Anomalous Inheritance of a Paternally Derived Trophoblast Antigen


Department of Immunopathology, St. Mary's Hospital Medical School, London, U.K.


PROBLEM: Recurrent spontaneous abortion occurs in 1 in 500 random matings and usually results in abortion of all pregnancies. If absence of antibody to a paternally derived antigen caused abortion, the woman would be expected to make antibody to the other paternal antigen and abort only half her pregnancies.

METHODS: Microvesicles were prepared from equine placentae. Acid-eluted IgG antibody was eluted from the polymorphic R80K antigen and used to type the residual R80K antigen on vesicles or on peripheral blood leucocytes.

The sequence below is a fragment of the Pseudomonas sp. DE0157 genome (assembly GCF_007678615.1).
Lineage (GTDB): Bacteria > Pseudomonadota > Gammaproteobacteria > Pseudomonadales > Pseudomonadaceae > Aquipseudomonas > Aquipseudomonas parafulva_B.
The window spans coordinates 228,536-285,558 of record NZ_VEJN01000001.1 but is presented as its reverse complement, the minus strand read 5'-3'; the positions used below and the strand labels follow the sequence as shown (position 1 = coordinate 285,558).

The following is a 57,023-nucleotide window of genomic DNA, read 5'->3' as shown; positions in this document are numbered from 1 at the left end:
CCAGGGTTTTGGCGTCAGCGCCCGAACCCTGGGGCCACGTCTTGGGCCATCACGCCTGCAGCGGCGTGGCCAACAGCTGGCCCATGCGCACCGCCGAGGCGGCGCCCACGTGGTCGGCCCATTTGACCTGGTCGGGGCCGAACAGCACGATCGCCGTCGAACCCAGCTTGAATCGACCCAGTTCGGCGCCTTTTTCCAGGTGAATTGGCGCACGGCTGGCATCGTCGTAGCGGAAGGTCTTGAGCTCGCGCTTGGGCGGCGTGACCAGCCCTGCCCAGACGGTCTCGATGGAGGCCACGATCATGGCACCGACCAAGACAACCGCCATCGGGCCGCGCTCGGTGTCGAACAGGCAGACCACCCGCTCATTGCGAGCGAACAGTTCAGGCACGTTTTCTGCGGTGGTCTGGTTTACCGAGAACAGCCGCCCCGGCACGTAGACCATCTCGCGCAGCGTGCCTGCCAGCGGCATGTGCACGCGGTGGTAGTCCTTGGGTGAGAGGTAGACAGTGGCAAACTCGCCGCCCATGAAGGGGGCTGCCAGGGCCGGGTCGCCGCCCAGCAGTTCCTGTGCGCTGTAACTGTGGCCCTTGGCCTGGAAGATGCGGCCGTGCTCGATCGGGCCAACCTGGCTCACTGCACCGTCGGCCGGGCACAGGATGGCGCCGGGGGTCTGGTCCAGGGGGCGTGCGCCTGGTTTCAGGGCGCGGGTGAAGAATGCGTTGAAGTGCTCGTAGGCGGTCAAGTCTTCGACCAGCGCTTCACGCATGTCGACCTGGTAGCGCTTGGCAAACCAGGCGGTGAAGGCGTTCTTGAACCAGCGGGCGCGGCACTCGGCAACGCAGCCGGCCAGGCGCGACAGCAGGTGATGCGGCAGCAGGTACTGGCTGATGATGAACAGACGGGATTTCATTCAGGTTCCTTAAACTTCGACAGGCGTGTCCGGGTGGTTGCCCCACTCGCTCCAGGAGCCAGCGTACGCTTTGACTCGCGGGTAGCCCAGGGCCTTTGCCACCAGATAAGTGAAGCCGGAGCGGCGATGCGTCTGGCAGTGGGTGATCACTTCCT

RESULTS: In several equine sibships all the half-sibs had the same paternal R80K alloantigen. In the extended horse family descended from the stallion Nearco, three allotypes were found. The allele present was usually the grandpaternal one, but exceptions are seen. Whichever allele is transmitted all the progeny have the same alloantigen (probability of this occurring by chance = 2-45).

CONCLUSION: Because only one paternal allotype is present in all progeny, lack of antibody to the R80K antigen would result in loss of all pregnancies, not one half.